Rep. Mo Brooks (R-Ala.) hoped the Justice Department would give him a hand in an important lawsuit surrounding his Jan. 6 conduct. As NBC News reported overnight, Main Justice apparently had other ideas.
The Justice Department handed Rep. Mo Brooks, R-Ala., a legal setback Tuesday when it notified a federal court that Brooks hadn't been acting in his official capacity when he spoke at the pro-Trump rally on Jan. 6, the day of the U.S. Capitol riot.
To briefly recap how we arrived at this point, in the wake of Donald Trump's defeat last fall, the Alabama Republican not only lied incessantly about the election having been stolen, he also vowed to spearhead the effort in Congress to contest the results.
With this in mind, on Jan. 6, the Republican congressman appeared at a radical rally near the White House, did his part to rouse a pro-Trump mob, told the audience it was time to start "kicking ass," and asked those in attendance what they were prepared to sacrifice for the good of their country.
After Brooks, Trump, and their allies rallied the right-wing crowd, the mob launched an insurrectionist attack on the U.S. Capitol, with rioters hoping to derail the certification of an American election.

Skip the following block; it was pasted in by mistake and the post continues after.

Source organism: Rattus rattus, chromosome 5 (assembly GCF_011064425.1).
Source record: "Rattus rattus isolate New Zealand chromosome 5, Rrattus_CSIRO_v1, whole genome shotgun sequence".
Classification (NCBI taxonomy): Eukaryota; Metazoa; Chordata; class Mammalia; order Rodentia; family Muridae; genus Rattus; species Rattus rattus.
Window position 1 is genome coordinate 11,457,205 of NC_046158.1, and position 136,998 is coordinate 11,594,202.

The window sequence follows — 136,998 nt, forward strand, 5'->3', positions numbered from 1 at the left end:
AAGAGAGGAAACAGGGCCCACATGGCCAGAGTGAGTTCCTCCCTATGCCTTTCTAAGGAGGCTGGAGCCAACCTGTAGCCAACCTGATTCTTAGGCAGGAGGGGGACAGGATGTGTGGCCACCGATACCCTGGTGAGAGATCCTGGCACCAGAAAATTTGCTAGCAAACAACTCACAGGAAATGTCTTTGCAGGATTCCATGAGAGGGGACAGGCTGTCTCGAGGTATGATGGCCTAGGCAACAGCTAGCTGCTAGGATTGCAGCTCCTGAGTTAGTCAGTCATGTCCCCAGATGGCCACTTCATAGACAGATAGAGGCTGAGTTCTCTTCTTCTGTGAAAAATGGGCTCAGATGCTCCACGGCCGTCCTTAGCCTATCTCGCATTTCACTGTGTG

Among the lawsuits was a case filed by Rep. Eric Swalwell (D-Calf.), who named a variety of defendants, including the Alabama Republican. (By some accounts, Brooks avoided being served with the paperwork for a while, but last month, the materials finally reached the controversial congressman.)
A few weeks ago, Brooks presented his first legal defense in the form a court filing, asking a federal judge to dismiss the case because -- according to the congressman -- he was acting as a federal employee, and the law shields officials from personal liability so long as they're acting within the scope of their office.
In other words, as far as the Alabama Republican was concerned, lying to an agitated mob, and allegedly helping incite a riot, was part of his official duties.
U.S. District Judge Amit Mehta directed the Justice Department to respond to Brooks' claims. Yesterday, the department did exactly that -- by concluding that Brooks' defense is wrong.
"Inciting or conspiring to foment a violent attack on the United States Congress is not within the scope of employment of a Representative -- or any federal employee," the DOJ filing read.
As NBC News' report added, the Justice Department reached the opposite conclusion last year "when it concluded that Trump acted in his official capacity in denying that he had sexual relations in a New York department store with gossip columnist E. Jean Carroll."
Of course, that was when the Justice Department was led by then-Attorney General Bill Barr, when legal and ethical standards in the department were ... let's be charitable ... different.
Had the DOJ backed Brooks' defense, the congressman would have reason to be optimistic about the fate of the ongoing litigation. The opposite has happened, suggesting the Alabaman may need a Plan B.